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Subject: Re: [OMPI users] MPI Blocking Routines and Memory Leaks
From: Jeff Squyres (jsquyres_at_[hidden])
Date: 2009-03-25 14:20:49


On Mar 25, 2009, at 9:55 AM, Simon Köstlin wrote:

> I'm new to MPI and I've got a question about blocking routines like
> the Send-, Wait-Function and so on. I wrote a parallel program that
> uses the blocking Send and the Nonblocking Isend function. Now my
> question: If I'm sending something with the blocking Send function
> it should block the process until the other process received the
> message. I think that works so far. But I'm also sending a message
> to the process itself and my programm doesn't block. So does MPI not
> block if I'm sending a message to the same process from which I'm
> sending the message and it is a blocking routine? The same happens
> if I'm sending with a non-blocking Isend and do a request.Wait() on
> the send request after each send operation. So it doesn't block if
> I'm sending the message to itself. I'm wondering about that because
> the Recv function will occur only after all messages have been sent.
> It's ok that it works, because I need to send a message to the
> process itself for simplicity. I'm only wondering why this works.

Eugene gave pretty good answers here. Only thing I have to add is
that if you need a guarantee that the receiver has *started* to
receive the message before the sender returns, you can use MPI_SSEND
(synchronous send). It does not guarantee that the receiver has fully
received all the data -- it only indicates that the receiver has
posted a matching MPI receive.

> Another question I have is about a memory leak. I got a heavy memory
> leak if I did not a request.Wait() on the send request before the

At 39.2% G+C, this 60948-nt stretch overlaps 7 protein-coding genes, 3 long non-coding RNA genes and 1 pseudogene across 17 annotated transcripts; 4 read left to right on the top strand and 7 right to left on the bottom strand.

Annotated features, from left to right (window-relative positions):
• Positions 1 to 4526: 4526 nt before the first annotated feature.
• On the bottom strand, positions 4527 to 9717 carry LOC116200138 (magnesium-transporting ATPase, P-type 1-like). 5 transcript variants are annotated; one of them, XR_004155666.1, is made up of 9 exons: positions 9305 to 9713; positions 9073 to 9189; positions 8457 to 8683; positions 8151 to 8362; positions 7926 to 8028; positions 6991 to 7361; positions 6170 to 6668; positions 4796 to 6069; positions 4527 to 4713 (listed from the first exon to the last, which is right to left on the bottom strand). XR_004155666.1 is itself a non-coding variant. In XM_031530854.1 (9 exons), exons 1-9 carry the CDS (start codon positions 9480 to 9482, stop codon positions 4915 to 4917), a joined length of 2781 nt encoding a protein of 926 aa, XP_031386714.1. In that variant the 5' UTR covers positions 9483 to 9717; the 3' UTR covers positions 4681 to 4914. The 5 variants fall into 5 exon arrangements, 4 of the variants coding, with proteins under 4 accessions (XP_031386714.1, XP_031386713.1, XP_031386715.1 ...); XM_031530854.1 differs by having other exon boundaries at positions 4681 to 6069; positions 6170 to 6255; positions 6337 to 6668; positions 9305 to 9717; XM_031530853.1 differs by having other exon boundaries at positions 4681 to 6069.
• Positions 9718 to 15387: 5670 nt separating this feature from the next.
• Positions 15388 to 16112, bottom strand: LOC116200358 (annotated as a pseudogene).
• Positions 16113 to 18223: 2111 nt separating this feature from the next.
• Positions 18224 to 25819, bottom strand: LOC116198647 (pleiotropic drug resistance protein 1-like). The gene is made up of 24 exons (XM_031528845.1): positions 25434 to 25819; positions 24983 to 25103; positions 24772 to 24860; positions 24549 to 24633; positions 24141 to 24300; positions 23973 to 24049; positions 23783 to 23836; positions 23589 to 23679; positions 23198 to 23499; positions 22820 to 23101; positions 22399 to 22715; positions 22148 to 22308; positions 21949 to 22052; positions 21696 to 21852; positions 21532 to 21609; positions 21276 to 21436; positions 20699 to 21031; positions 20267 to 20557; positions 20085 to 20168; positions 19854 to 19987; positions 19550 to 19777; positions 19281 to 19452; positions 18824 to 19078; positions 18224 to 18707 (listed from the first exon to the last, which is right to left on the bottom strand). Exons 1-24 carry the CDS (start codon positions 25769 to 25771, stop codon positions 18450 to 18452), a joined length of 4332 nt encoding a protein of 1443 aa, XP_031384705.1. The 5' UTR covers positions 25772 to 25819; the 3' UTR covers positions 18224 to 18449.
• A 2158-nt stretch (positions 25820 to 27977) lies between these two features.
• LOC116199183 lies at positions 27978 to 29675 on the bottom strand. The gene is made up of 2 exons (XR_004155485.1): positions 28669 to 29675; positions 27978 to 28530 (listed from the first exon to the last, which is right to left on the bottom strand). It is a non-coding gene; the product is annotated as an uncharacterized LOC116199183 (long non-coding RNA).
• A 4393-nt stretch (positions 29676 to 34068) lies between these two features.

> Isend function and didn't wait until the last Isend operation
> completed. But all messages were arrived if I do the request.Wait()
> or not. Now I'm doing a request.Wait() before each Isend function
> and my memory isn't increasing much, but still a bit.

I'm not quite sure what you're saying here. For every non-blocking
send/receive, you must do a corresponding wait or test (assuming test
indicates that the request completed). So if you're re-using the same
request handle for the next ISEND, you're effectively orphaning it and
MPI may not ever completely free the resources associated with it
(because you didn't call a test or wait on it).

So you don't have to wait for all pending non-blocking actions before
you invoke your next non-blocking communication; you just have to have
distinct requests for each pending action.

> Do I have to do something else on the blocking Send function? And is
> there a function in MPI to clean up its buffers in a running
> application without using the Finalize function.

No. All MPI applications must call MPI_Finalize.

Open MPI caches some of its internal data structures via freelists
such that if you do a non-blocking send and then test/wait to complete
it, we don't necessarily free everything -- we put it on a list that
so we can reuse it for your *next* non-blocking communication. Make
sense?

-- 
Jeff Squyres
Cisco Systems